The NHS’s long-term plan, published almost three years ago, highlighted the role that broader primary care teams, including nurses, physiotherapists and “medical assistants” can play in patient care. Beccy Baird, a primary care expert at the King’s Fund, a brainstorm, said she recently spoke to a practice in Gateshead where they have a GP vacancy and decided. . . [instead] to recruit a poor nurse and two community liaison workers ‘because these people are better than a family doctor for our population’ ”.

Expenditure on general practice has increased

However, such examples remain unusual. Staff shortages and the time required to integrate the roles into difficult practices mean that the approach has slowly taken root.

Dr Harpreet Sood, a 36-year-old practicing in Kennington, South London, is part of a new generation of leaders who believe medical and technological advances can be harnessed to make primary care more responsive to its users, and the pressure on GPs. The current model of between 7,000 and 8,000 physical GP practices is outdated, he argues.

Instead, he believes more resources should be devoted to community labs, giving patients quick access to blood and other diagnostic tests so they show up to see their GP who is already armored with the essential information on which a diagnosis can be based rather than being “turned around”. between surgery and hospital before their conditions can be identified and treated. “We have seen so much progress in diagnostics, and laboratories and radiology, why do we not accept it in terms of how we offer a primary care service?” he asked.

Sood pointed to countries creating new primary care systems, such as the US and India. With no legacy structures to contend with, “the family doctor is not the first resort. . . the family doctor is only there for more difficult situations rather than seeing everyone and triaging everyone, ”he said.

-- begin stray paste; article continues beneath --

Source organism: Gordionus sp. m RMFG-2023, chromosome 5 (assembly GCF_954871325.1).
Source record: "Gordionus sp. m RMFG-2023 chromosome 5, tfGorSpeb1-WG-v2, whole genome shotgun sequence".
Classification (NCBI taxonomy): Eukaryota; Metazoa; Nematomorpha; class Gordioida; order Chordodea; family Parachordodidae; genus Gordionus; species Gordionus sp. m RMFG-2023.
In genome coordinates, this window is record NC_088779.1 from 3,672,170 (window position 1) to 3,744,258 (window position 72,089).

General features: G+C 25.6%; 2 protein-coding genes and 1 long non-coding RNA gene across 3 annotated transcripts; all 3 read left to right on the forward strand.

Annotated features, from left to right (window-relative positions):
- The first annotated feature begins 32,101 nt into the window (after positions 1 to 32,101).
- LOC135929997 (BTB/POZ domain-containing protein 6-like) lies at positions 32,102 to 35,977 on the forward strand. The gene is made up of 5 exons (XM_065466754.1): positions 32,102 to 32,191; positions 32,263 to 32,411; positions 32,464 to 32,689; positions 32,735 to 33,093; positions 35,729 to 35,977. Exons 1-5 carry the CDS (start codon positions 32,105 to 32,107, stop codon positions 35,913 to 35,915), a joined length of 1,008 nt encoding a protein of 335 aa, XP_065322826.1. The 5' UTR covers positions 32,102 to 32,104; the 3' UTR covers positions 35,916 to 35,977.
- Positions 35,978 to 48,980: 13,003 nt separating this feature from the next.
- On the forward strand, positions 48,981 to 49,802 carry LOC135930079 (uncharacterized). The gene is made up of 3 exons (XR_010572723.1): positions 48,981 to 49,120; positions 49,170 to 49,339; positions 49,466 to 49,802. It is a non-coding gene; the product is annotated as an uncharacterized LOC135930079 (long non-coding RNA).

The walking group in Woodley; Derrick Brammall is third from left in the photo

The approach is illustrated by Boston-based Iora Health, part of One Medical, another U.S. healthcare provider. It has tripled the resources it has devoted to primary care, using technology to monitor people in their own homes, along with a system of “coaches” who help patients stick to treatment plans while supporting them in their improve lifestyle.

Moving away from a “reactive and transactional” model centered on visits to the primary care physician resulted in “about a 40 percent drop in hospitalization… As well as a drop of about 10-20 percent.” in total health care spending, even taking into account the increased primary care spending ”, according to Rushika Fernando Pulley, Iora’s chief innovation officer.

In Sheffield, GP Ollie Hart has set up a coaching company with a fellow GP to work with operations across the country. He says he has had some “incredible success stories” since he started using the approach, and estimates that about 20 or 30 patients in his own practice either cured their diabetes or at least became more motivated to manage their own health. .

“It’s possible to move the system, but it requires a new rhetoric, a new narrative to go along with it,” he said. “And that is what we are really missing at the moment. People still long for the old model of general practice and it just falls apart. ”